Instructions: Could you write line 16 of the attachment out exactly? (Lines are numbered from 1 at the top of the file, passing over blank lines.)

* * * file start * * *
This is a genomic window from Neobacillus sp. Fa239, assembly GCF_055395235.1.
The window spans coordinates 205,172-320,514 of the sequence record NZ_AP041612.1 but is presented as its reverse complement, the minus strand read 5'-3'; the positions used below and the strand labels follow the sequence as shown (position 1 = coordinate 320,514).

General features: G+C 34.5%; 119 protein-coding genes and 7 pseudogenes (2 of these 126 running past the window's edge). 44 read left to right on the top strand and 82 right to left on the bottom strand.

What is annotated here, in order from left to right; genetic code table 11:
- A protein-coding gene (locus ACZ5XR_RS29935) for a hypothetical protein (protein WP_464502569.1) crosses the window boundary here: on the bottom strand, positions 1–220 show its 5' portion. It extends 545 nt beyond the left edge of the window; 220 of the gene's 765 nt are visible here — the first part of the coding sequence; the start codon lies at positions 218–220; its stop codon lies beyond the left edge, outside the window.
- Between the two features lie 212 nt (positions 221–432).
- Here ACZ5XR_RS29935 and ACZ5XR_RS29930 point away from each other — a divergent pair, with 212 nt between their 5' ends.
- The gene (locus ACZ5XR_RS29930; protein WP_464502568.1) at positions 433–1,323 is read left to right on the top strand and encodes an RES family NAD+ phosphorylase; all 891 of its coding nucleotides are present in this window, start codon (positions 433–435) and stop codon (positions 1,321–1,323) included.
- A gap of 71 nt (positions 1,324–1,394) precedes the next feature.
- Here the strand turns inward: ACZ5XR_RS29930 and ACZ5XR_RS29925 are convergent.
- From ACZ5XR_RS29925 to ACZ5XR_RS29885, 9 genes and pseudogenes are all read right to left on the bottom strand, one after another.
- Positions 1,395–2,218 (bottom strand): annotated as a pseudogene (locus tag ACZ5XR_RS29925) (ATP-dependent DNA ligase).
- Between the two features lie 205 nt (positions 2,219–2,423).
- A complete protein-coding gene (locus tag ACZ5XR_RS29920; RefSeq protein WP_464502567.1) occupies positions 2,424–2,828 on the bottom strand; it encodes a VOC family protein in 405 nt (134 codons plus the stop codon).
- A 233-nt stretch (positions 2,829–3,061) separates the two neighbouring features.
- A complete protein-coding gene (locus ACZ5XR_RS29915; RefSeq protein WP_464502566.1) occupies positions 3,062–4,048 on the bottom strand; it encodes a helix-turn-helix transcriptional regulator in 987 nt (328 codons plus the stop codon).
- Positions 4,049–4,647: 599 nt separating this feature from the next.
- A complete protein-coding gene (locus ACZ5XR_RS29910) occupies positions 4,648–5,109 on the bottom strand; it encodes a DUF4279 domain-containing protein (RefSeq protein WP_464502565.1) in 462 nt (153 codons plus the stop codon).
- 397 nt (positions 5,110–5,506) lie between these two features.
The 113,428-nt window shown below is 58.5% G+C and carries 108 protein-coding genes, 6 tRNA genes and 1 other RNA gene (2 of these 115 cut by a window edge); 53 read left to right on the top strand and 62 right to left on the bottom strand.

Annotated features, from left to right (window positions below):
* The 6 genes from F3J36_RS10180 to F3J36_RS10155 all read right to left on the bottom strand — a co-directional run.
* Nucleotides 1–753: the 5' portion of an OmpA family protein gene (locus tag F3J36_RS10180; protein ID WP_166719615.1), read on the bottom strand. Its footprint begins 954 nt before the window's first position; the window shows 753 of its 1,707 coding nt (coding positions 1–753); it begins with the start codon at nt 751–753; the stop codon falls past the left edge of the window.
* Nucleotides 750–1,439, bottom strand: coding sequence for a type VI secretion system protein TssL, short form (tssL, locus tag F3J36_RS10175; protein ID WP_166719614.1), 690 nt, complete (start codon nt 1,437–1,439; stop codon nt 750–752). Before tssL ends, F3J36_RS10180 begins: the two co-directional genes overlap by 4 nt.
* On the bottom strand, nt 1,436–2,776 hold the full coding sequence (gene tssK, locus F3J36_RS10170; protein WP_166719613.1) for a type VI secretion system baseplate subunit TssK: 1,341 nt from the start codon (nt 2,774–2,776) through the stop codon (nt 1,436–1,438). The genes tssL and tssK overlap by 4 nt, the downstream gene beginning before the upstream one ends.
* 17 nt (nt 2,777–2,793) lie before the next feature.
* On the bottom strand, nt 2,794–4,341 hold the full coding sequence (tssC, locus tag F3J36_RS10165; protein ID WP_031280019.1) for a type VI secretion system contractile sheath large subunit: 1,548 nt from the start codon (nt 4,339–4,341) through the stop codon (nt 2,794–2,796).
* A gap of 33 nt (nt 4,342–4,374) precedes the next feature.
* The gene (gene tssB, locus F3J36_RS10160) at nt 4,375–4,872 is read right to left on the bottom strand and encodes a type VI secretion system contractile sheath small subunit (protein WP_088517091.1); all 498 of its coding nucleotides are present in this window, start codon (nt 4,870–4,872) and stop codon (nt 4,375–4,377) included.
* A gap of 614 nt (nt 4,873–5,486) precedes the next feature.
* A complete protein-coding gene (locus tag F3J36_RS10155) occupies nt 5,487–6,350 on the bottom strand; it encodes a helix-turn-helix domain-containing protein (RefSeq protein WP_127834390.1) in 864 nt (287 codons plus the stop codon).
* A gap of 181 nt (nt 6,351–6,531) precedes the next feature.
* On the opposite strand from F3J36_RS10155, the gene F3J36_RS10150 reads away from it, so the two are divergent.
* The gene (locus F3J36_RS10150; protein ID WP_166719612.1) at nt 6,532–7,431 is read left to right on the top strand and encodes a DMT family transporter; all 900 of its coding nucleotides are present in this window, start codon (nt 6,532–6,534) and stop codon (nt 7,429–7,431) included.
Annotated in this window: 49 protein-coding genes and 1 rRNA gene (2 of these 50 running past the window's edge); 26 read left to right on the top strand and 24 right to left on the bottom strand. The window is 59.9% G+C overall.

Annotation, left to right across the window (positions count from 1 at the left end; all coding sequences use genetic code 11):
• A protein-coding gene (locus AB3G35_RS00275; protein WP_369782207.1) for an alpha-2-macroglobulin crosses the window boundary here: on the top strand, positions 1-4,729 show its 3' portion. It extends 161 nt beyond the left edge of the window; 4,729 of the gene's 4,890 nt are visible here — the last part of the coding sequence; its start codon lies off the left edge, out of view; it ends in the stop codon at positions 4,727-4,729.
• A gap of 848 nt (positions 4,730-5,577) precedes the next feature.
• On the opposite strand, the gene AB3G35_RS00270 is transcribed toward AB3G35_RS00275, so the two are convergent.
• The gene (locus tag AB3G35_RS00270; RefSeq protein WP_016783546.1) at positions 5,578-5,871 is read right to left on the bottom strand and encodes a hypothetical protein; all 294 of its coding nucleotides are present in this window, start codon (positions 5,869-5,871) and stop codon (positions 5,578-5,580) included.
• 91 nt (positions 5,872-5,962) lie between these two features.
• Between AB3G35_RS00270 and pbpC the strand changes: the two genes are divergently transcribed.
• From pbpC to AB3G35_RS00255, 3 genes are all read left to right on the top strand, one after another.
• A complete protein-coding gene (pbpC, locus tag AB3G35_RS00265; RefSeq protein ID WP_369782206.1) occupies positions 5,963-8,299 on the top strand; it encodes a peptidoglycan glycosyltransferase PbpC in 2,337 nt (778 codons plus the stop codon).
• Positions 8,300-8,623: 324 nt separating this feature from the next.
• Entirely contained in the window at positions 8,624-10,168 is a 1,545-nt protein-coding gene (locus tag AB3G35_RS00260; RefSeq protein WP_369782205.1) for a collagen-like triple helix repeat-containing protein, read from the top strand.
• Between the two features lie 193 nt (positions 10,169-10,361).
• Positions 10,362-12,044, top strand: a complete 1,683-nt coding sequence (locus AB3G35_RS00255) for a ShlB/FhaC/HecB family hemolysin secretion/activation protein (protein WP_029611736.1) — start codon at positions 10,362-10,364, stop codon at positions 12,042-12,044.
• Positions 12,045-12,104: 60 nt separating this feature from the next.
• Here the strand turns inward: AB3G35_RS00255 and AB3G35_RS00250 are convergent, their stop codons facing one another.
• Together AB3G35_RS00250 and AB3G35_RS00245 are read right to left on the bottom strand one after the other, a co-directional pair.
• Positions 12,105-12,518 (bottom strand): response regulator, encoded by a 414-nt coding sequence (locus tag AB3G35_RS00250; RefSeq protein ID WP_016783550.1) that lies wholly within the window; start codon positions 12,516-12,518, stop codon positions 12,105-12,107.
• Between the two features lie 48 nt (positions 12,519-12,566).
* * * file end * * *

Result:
- A complete protein-coding gene (locus ACZ5XR_RS29915; RefSeq protein WP_464502566.1) occupies positions 3,062–4,048 on the bottom strand; it encodes a helix-turn-helix transcriptional regulator in 987 nt (328 codons plus the stop codon).